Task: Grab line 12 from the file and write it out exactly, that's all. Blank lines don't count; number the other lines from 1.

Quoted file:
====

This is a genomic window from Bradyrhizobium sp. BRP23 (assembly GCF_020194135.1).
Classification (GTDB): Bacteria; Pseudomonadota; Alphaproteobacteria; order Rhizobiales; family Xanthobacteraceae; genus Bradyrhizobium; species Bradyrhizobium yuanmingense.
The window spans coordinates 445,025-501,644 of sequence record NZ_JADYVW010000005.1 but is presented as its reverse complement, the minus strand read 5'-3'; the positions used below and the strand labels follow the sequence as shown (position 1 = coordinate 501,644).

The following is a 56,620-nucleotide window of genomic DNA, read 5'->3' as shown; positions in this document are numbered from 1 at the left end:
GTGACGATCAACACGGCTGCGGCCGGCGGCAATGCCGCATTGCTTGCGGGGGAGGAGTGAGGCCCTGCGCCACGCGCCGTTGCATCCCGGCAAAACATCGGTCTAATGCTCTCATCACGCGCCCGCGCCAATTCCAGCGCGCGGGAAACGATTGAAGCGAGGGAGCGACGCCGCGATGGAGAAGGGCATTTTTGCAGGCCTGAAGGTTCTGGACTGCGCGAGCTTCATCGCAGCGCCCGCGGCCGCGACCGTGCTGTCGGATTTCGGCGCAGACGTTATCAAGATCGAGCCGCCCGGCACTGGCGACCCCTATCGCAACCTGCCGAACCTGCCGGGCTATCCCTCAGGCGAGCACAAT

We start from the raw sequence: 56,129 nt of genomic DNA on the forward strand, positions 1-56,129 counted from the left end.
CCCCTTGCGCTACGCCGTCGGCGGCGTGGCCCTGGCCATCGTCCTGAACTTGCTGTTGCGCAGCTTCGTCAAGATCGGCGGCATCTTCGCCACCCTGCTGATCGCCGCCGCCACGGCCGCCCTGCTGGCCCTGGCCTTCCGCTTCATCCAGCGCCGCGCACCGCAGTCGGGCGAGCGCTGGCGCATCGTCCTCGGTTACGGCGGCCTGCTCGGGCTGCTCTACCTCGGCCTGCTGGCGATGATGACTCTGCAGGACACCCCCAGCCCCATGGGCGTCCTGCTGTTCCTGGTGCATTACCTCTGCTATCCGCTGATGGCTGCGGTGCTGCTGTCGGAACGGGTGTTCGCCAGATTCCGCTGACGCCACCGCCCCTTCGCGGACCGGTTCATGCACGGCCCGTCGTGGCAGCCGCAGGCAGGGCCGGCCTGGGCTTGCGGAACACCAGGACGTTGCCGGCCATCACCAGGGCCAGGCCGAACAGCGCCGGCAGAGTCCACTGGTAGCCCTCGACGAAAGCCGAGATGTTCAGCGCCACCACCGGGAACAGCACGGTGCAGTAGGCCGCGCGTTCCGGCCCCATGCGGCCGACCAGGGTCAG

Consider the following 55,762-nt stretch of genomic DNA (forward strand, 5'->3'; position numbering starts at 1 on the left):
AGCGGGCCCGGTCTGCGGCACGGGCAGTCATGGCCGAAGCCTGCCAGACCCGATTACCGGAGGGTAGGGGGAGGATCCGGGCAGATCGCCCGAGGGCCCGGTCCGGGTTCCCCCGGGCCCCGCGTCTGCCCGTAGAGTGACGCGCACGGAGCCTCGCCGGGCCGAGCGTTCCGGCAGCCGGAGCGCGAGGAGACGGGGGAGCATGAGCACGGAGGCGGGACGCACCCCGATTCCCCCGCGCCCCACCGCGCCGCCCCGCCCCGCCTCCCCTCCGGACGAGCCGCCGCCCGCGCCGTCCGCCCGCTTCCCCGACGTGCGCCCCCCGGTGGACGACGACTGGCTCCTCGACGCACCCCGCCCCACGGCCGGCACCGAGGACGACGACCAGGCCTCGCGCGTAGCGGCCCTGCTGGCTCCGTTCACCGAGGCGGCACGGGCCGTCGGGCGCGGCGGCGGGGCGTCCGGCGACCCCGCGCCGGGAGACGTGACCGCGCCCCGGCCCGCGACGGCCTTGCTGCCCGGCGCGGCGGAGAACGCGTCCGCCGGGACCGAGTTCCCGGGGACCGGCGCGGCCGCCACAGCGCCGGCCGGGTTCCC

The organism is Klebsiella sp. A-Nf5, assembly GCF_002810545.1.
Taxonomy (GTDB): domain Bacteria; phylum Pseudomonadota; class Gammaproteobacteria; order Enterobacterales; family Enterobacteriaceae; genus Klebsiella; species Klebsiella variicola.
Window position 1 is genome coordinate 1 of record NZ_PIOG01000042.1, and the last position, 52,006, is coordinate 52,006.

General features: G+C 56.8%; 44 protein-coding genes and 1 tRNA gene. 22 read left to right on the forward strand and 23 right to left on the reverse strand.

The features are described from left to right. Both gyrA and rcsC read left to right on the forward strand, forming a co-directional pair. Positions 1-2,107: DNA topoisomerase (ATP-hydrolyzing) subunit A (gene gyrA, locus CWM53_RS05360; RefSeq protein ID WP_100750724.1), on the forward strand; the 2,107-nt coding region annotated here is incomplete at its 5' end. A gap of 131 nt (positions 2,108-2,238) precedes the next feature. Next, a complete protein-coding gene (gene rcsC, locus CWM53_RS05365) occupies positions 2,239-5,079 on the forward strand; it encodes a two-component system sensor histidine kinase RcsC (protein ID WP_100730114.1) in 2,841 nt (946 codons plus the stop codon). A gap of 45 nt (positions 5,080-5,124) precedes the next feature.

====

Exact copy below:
Window position 1 is genome coordinate 1 of record NZ_PIOG01000042.1, and the last position, 52,006, is coordinate 52,006.